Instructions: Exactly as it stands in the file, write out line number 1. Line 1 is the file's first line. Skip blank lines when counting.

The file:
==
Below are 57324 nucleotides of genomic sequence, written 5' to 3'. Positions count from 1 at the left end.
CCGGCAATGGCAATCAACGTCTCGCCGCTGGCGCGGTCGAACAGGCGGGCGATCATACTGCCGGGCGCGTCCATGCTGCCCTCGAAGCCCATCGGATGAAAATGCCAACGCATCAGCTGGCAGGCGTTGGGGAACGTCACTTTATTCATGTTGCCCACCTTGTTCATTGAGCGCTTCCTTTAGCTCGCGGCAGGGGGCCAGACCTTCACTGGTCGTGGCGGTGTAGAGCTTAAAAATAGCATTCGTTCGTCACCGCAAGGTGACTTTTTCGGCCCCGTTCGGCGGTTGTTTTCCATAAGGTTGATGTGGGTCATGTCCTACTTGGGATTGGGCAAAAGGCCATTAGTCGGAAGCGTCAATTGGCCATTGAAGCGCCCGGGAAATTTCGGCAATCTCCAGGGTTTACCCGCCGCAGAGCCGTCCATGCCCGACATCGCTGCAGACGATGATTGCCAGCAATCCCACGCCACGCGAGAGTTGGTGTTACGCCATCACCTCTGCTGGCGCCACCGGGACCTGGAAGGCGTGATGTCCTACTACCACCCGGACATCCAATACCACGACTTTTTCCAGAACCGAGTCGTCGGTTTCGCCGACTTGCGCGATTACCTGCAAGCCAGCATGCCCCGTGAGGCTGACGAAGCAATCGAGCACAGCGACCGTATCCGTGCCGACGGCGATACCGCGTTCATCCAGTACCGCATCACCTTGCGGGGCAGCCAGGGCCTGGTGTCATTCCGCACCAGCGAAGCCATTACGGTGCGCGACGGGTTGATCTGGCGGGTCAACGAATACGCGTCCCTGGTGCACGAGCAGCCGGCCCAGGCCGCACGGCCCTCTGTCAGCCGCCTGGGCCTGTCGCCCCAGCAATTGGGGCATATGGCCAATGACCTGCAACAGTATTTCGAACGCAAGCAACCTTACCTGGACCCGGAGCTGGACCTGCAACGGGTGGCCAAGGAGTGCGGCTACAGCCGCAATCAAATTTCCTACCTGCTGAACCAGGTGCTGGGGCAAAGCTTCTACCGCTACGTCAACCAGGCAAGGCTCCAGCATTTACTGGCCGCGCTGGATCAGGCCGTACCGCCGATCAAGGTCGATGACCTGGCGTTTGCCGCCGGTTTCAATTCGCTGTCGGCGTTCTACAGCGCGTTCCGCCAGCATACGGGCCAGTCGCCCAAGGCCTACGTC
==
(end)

Below are 57324 nucleotides of genomic sequence, written 5' to 3'. Positions count from 1 at the left end.